A pamphlet published by the group declares that, "Our ultimate aim is nothing less than to abolish war as an instrument of national policy. With your help, we intend to restore the Golden Rule with the goal of a 10-year voyage in opposition to war and militarism."
Describing the restoration team as "an eclectic mix of sailors, shipwrights, historic boat lovers and peaceniks," Arnold Oliver, professor emeritus of political science at Heidelberg University in Tiffin, Ohio, said the goal is to have the project completed in time for the Golden Rule to sail to San Diego next year for the National Veterans for Peace Conference in August. From there, the plan is to transport it by truck to Texas and continue up the Mississippi, and then on to the East Coast and the Great Lakes, promoting the idea that the U.S. can go "from being militaristic to being more of a good neighbor internationally."
Oliver became involved in the project in 2012 after reading about the boat in an article by Lawrence Wittner, and has made the four-day drive out to California three times since then to help.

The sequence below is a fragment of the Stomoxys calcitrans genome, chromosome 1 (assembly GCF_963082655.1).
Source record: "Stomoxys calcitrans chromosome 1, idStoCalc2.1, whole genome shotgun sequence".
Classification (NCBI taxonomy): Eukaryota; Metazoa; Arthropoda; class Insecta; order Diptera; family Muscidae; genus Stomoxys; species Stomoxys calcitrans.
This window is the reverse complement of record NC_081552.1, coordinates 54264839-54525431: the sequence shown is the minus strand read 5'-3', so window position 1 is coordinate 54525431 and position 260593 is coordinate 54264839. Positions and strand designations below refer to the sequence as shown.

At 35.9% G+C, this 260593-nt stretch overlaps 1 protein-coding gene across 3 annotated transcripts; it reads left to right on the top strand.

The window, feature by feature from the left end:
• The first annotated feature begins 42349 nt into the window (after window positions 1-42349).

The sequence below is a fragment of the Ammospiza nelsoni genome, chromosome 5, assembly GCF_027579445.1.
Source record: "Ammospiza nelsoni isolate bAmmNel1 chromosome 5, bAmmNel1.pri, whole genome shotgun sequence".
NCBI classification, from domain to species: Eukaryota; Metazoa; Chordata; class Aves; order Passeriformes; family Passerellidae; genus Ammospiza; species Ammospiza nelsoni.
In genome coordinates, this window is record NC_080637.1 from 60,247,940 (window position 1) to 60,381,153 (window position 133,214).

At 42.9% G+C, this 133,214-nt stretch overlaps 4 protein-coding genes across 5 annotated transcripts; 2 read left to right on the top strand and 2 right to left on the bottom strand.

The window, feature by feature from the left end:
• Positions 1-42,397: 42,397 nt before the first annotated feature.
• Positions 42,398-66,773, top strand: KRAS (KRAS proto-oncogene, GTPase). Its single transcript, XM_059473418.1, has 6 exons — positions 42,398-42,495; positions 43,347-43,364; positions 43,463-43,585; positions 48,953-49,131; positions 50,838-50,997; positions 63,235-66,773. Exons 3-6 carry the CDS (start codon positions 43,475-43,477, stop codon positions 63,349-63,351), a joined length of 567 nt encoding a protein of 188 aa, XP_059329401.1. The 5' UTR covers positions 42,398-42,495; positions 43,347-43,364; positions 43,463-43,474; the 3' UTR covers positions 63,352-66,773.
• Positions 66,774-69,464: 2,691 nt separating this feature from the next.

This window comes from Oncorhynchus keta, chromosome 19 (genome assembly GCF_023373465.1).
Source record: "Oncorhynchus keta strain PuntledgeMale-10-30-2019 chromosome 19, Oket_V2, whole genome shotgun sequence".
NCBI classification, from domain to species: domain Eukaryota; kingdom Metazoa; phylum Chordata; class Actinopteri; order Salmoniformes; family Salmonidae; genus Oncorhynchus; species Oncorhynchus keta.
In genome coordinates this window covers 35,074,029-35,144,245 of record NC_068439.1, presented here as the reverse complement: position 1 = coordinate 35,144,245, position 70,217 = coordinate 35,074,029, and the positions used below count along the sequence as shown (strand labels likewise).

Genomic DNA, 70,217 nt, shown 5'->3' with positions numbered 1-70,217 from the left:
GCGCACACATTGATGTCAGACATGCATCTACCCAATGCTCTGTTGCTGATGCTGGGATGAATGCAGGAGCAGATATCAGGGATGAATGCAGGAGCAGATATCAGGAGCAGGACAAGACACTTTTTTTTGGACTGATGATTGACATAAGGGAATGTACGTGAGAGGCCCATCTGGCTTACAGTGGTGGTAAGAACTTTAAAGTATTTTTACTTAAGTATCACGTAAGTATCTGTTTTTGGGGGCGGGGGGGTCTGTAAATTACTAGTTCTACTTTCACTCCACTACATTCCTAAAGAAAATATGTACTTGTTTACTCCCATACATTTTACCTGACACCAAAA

Once the boat is sea-worthy again, the educational voyage is expected to take at least 10 years and possibly longer. Oliver said the change in consciousness — and conscience — that supporters hope to achieve won't happen overnight, but that already a lot of progress has been made in that direction.
"It takes time, and it takes a whole lot of work by a whole lot of people," he said. "When I went to Vietnam in 1967, very few people were questioning the U.S. military, or military spending and what it was doing. There were a few Quakers and people like Albert Bigelow and the crew of the Golden Rule, but I didn't hear about it back in Ohio. There were very few people questioning our bloated — and even more bloated now — military."
Saying that the number of peace advocates has risen significantly in recent years, Oliver estimated that between 35 and 45 percent of people "now have big reservations about what we're doing in the world militarily, especially after disasters such as the Iraq War and the war in Afghanistan."